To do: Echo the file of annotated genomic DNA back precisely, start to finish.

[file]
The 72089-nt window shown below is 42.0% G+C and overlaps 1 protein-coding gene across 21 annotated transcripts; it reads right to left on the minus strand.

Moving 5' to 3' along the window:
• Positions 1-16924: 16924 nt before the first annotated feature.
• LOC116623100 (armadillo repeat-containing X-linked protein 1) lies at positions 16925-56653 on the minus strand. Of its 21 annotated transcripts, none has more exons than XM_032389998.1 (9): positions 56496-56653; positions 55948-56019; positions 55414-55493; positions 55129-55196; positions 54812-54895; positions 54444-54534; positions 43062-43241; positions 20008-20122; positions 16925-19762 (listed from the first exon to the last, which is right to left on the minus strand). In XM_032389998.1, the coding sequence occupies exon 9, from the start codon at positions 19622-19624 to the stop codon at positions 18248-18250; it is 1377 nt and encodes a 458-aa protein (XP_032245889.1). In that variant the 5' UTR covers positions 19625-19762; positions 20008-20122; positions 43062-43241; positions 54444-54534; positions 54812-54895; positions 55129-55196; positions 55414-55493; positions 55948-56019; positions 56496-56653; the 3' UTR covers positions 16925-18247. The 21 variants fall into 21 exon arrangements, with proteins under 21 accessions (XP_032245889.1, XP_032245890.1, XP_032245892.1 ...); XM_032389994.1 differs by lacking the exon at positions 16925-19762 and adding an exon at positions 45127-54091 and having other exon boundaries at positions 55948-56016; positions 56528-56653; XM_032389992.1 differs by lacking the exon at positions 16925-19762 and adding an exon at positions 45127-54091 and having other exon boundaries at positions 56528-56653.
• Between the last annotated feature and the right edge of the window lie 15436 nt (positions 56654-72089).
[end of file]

The 72089-nt window shown below is 42.0% G+C and overlaps 1 protein-coding gene across 21 annotated transcripts; it reads right to left on the minus strand.

Moving 5' to 3' along the window:
• Positions 1-16924: 16924 nt before the first annotated feature.
• LOC116623100 (armadillo repeat-containing X-linked protein 1) lies at positions 16925-56653 on the minus strand. Of its 21 annotated transcripts, none has more exons than XM_032389998.1 (9): positions 56496-56653; positions 55948-56019; positions 55414-55493; positions 55129-55196; positions 54812-54895; positions 54444-54534; positions 43062-43241; positions 20008-20122; positions 16925-19762 (listed from the first exon to the last, which is right to left on the minus strand). In XM_032389998.1, the coding sequence occupies exon 9, from the start codon at positions 19622-19624 to the stop codon at positions 18248-18250; it is 1377 nt and encodes a 458-aa protein (XP_032245889.1). In that variant the 5' UTR covers positions 19625-19762; positions 20008-20122; positions 43062-43241; positions 54444-54534; positions 54812-54895; positions 55129-55196; positions 55414-55493; positions 55948-56019; positions 56496-56653; the 3' UTR covers positions 16925-18247. The 21 variants fall into 21 exon arrangements, with proteins under 21 accessions (XP_032245889.1, XP_032245890.1, XP_032245892.1 ...); XM_032389994.1 differs by lacking the exon at positions 16925-19762 and adding an exon at positions 45127-54091 and having other exon boundaries at positions 55948-56016; positions 56528-56653; XM_032389992.1 differs by lacking the exon at positions 16925-19762 and adding an exon at positions 45127-54091 and having other exon boundaries at positions 56528-56653.
• Between the last annotated feature and the right edge of the window lie 15436 nt (positions 56654-72089).